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Seuss Appeal: Starts, Keeps Kids Reading


Keep kids reading with Dr. Seuss

For decades, books by Dr. Seuss have encouraged people of all ages to become life-long readers. Their popularity spans the globe, leaving many aspiring authors of children’s books wondering how they themselves can write such timeless and successful stories. The key to Dr. Seuss’s craft lies in his use of language, universal themes, and accessibility for all ages. His stories continue to show that one can be a successful reader and reading can be fun!

Dr. Seuss did not always want to write for children. As a young adult, he focused on publishing cartoons for adults in publications such as LIFE and The Saturday Evening Post. While his work was mainly criticized, he rejoiced in receiving a child’s request for his autograph, prompting him to rethink for whom he was writing. He had a revelation: children were his target audience.

 

Early Readers

Youngsters love reading Dr. Seuss’s classics like The Cat in the Hat and One Fish Two Fish Red Fish Blue Fish. Children in grades pre-K through first grade often gravitate towards these titles which fall into Dr. Seuss’s Beginners Books and Bright & Early Books for Beginning Beginners. Young children prefer these because of their simplicity. Readers are not required to possess a large vocabulary for them to read the stories without guidance, although it helps to have an expert model for fluency and the rhythm of the language when beginning to read. When creating The Cat in the Hat, publishers challenged Seuss to write the story using just over 200 different words! When a child can read an entertaining story like this successfully, he or she will be encouraged to try reading another book for pleasure. Books by Dr. Seuss can also inspire readers to become writers, making up their own rhymes and plots.

 

Early Inspiration

Dr. Seuss’s use of language and illustrations keep readers entertained. Read a random excerpt from one of his books, and you can surely identify its author – the style is completely unique! As a young boy, Dr. Seuss, or Theodor Seuss Geisel as he was named, loved to play with language. Wordplay and a love for reading were two traits Seuss inherited from his mother, Henrietta Seuss Geisel. The way Seuss uses language is one trait of his writing that readers love. Whether he uses words ironically or makes them up entirely, the effect is surprising and imaginative. His use of language coupled with one-of-a-kind illustrations enhance each story. Doodling was one of Dr. Seuss’s earliest favorite pastimes. As a boy, he often ventured to the zoo nearby his home. This served as a kind of mental playground for his imagination. Other inspiration came from his father, Theodor Geisel, both a tinkerer and inventor. Seuss realized early that what could not be made in real life could be created on paper. Seuss doodled ceaselessly, finding ideas for his books in the random pictures he drew. Children get lost in his artwork, captivated by a world of make-believe. Dr. Seuss’s illustrations not only inspire one to read, but they can also serve as inspiration to doodle for oneself. Whether it be for pleasure or purpose, such as prewriting for a story of one’s own, doodling unlocks the imagination.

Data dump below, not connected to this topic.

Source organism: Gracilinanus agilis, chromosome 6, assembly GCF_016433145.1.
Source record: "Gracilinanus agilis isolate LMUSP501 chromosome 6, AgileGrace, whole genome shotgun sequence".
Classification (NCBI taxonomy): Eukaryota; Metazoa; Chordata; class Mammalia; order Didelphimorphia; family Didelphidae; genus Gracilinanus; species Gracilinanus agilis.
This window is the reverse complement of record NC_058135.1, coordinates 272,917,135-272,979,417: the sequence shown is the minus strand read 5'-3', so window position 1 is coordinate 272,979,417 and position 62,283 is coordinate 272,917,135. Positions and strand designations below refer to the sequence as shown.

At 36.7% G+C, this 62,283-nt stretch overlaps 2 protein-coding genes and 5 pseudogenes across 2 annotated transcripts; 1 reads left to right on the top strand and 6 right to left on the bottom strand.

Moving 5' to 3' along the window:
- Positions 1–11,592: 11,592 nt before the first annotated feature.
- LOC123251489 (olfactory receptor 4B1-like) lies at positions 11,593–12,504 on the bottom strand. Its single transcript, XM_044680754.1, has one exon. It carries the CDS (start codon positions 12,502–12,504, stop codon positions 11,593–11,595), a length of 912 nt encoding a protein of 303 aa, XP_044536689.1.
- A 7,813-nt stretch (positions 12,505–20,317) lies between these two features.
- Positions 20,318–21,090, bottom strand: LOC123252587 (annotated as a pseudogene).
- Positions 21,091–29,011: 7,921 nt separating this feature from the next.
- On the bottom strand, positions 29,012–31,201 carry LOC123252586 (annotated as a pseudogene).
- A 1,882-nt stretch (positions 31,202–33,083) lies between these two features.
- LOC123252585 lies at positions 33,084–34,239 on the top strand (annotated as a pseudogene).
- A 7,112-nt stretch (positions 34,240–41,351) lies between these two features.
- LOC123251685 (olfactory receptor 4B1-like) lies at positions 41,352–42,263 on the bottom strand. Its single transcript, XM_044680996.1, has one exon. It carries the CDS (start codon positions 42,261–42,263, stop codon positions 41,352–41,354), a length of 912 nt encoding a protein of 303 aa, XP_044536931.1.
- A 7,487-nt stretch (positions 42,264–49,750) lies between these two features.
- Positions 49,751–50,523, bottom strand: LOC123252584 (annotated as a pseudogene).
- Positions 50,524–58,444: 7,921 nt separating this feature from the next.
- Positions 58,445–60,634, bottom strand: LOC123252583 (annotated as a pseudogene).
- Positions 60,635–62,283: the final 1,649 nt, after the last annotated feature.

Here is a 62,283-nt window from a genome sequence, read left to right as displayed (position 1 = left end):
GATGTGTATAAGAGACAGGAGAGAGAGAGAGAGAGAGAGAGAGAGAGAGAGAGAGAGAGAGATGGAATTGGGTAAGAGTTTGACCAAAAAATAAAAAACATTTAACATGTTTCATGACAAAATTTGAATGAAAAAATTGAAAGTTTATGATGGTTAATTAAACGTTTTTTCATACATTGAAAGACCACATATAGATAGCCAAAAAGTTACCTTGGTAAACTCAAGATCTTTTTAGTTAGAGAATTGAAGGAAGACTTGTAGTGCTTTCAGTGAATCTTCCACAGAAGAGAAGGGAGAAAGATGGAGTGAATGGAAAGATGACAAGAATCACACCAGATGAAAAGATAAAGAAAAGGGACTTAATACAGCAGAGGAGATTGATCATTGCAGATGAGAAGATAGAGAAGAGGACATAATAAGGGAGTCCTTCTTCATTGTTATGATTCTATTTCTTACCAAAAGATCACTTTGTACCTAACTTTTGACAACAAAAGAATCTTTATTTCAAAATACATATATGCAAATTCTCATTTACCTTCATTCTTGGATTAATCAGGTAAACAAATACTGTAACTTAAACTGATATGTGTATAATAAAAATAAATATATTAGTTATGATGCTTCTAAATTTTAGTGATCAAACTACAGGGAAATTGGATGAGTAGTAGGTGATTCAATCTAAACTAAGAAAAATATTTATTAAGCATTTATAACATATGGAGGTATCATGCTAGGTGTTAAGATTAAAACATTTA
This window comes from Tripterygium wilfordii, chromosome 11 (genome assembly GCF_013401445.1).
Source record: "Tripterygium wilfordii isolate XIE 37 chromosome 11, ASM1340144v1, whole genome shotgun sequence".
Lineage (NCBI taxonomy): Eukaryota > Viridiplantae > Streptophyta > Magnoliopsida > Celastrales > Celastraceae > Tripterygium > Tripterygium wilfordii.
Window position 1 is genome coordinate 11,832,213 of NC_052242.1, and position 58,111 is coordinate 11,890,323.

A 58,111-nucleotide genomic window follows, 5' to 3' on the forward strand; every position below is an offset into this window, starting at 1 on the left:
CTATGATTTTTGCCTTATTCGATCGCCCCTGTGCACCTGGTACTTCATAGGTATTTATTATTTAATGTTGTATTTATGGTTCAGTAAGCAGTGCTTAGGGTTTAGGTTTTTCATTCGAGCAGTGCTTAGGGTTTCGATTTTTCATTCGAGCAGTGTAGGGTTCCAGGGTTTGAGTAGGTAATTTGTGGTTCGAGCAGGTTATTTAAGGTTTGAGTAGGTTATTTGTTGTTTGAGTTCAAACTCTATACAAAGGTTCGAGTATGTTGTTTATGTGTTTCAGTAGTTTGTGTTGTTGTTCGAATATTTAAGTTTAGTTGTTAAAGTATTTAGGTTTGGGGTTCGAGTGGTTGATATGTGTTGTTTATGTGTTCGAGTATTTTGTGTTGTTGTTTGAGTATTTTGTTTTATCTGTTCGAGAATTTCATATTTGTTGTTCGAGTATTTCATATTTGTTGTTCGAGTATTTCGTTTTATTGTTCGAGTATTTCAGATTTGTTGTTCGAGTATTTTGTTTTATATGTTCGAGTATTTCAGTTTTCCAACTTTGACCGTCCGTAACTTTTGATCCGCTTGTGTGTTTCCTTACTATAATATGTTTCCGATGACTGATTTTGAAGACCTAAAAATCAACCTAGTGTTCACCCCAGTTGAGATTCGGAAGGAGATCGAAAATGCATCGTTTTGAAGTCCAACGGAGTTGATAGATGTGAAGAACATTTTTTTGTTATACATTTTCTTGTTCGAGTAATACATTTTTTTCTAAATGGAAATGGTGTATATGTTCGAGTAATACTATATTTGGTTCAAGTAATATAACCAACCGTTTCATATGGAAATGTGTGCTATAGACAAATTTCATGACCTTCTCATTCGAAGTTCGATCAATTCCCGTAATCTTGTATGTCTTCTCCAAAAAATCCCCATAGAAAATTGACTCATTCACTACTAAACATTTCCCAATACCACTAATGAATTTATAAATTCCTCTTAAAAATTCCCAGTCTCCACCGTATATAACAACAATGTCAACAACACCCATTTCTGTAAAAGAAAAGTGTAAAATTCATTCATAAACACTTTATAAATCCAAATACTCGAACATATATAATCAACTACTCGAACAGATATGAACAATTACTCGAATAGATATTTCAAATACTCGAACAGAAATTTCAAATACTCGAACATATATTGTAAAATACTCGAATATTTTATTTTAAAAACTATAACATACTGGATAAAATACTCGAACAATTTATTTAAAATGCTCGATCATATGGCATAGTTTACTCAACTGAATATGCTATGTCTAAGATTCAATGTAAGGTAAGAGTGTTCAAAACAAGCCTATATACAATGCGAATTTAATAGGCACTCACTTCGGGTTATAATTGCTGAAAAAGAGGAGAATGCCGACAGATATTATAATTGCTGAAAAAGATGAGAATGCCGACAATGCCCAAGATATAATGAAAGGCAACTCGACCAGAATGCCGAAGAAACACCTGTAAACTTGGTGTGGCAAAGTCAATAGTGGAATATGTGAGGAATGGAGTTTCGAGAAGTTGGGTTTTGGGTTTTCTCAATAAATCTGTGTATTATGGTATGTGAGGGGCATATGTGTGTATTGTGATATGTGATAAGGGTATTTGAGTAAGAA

A Unique Style

Dr. Seuss perfected his writing style over the course of his career as an author, having written more than sixty books. While teachers of beginning readers use them to instruct students in the basics of reading, those who teach older students use the stories for lessons covering sound devices such as rhyme and alliteration. Aside from this, all students can learn life lessons from many of Dr. Seuss’s books. This factor is one main reason why his stories are loved by people all over the world. Dr. Seuss was gifted with wordplay and artistic abilities, and he was also a genius at expressing universal themes in his work. Take the 1960 classic Green Eggs and Ham, for instance. We can all identify with its main character Sam who insists he does not like something until he gives it a try. Readers can also learn the importance of doing good for others when they read stories like Horton Hears a Who or How the Grinch Stole Christmas! Some of Seuss’s stories also inspire people to be stewards of the environment. The Lorax warns against abusing the natural world and shows readers why it is humanity’s duty to protect the environment. It is a theme that is just as important now as it was when The Lorax was published in 1971.

The works of Dr. Seuss have done a great service to mankind. They help create life-long readers and learners, people who read for knowledge and entertainment. These books are ideal for youngsters developing their cognitive skills as well as for those mature readers practicing critical thinking. The wording is silly and fun, but the messages are wise. From Dr. Seuss’s books, readers take away meaning and leave with a desire to keep reading.

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